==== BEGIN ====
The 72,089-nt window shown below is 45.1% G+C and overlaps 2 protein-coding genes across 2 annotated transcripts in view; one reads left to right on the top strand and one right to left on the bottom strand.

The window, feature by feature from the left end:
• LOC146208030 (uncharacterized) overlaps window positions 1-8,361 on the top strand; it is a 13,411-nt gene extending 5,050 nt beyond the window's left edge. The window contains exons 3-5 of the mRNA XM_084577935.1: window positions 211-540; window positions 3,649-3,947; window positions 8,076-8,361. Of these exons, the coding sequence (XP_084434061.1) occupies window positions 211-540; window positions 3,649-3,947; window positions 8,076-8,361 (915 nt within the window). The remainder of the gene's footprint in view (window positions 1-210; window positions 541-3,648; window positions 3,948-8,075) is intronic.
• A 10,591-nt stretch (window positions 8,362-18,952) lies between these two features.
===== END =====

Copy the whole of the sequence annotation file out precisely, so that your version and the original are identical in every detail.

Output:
The 72,089-nt window shown below is 45.1% G+C and overlaps 2 protein-coding genes across 2 annotated transcripts in view; one reads left to right on the top strand and one right to left on the bottom strand.

The window, feature by feature from the left end:
• LOC146208030 (uncharacterized) overlaps window positions 1-8,361 on the top strand; it is a 13,411-nt gene extending 5,050 nt beyond the window's left edge. The window contains exons 3-5 of the mRNA XM_084577935.1: window positions 211-540; window positions 3,649-3,947; window positions 8,076-8,361. Of these exons, the coding sequence (XP_084434061.1) occupies window positions 211-540; window positions 3,649-3,947; window positions 8,076-8,361 (915 nt within the window). The remainder of the gene's footprint in view (window positions 1-210; window positions 541-3,648; window positions 3,948-8,075) is intronic.
• A 10,591-nt stretch (window positions 8,362-18,952) lies between these two features.